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Freeze-cast directionally-porous iron foams

Amelia Plunk

While hydrogen is an excellent carrier of energy for solid oxide fuel cells, its storage is expensive and dangerous. By utilizing the steam/hydrogen redox reactions of iron/iron oxide and a fuel cell, a proof-of-concept of a novel redox flow battery with a very high energy capacity of 348 Wh/kg-Fe (approximately twice that of the best lithium ion batteries) was recently reported by Xu et al. This battery, however, contains a powder bed of loose iron/iron oxide which sinters over multiple redox cycles, resulting in a loss of hydrogen storage/production capacity.

The freeze-casting technique, long used to create ceramic foams (Deville), has been adapted by the Dunand group to create metallic foams of titanium, nickel, copper and cobalt. By freeze-casting metal oxide powders and subsequent reduction and sintering, full metal foams are created. This project is to develop directional freeze-casting to create iron foams with elongated, interconnected channels as well as high microporosity for the use in iron-air batteries. The porous scaffold architecture will mitigate the degradation (e.g., sintering, fracture, surface area loss) resulting from with the large volume changes occurring during the redox cycles.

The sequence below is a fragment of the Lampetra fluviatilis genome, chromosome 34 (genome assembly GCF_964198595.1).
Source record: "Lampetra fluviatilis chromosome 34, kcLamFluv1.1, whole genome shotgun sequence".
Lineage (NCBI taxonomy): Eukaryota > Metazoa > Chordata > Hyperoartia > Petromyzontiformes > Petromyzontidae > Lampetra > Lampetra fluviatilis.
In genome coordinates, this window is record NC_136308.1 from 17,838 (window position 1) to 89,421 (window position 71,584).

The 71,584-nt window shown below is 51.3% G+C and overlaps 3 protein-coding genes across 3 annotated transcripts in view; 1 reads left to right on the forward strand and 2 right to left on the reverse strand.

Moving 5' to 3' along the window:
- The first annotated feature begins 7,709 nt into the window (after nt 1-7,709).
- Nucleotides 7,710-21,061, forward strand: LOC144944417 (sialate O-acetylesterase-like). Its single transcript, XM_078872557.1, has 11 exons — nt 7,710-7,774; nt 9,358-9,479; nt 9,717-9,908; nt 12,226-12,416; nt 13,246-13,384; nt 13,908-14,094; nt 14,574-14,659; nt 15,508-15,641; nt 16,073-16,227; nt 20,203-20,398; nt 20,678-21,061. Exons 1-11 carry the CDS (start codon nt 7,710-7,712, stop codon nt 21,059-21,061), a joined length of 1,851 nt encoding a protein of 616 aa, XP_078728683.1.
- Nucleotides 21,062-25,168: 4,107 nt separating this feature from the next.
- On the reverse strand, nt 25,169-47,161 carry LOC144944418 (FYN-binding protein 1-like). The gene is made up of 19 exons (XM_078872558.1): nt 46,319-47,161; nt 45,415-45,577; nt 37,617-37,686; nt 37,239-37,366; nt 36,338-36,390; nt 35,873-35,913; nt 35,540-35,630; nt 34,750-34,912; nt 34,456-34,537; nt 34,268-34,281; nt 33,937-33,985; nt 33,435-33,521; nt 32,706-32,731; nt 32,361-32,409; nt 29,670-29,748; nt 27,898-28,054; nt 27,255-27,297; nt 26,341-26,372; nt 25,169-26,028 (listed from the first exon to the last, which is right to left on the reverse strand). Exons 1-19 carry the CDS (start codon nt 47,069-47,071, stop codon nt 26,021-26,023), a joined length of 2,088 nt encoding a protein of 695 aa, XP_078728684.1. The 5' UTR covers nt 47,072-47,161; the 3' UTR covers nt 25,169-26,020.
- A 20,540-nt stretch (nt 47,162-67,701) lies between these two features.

Figure 1. Deville Phase-diagram: Phase diagram of water showing the schematic process of freeze-casting.

Figure 2. Vertical cross-section of an iron foam created by freeze-casting iron oxide, sublimating the ice crystals, reducing the oxide in hydrogen, and sintering. Freezing direction is from the bottom-up.

Figure 3. SEM micrograph showing the high surface area and microporosity of the scaffold walls created through freeze-casting and reduction

Related Publications
  1. Xu, N., Li, X., Zhao, X., Goodenough, J.B., Huang, K., 2011. A novel solid oxide redox flow battery for grid energy storage. Energy & Environmental Science 4, 4942-4946.
  2. Deville, S., 2008. Freeze-Casting of Porous Ceramics: A Review of Current Achievements and Issues. Advanced Engineering Materials 10, 155-169.

 

September 8, 2014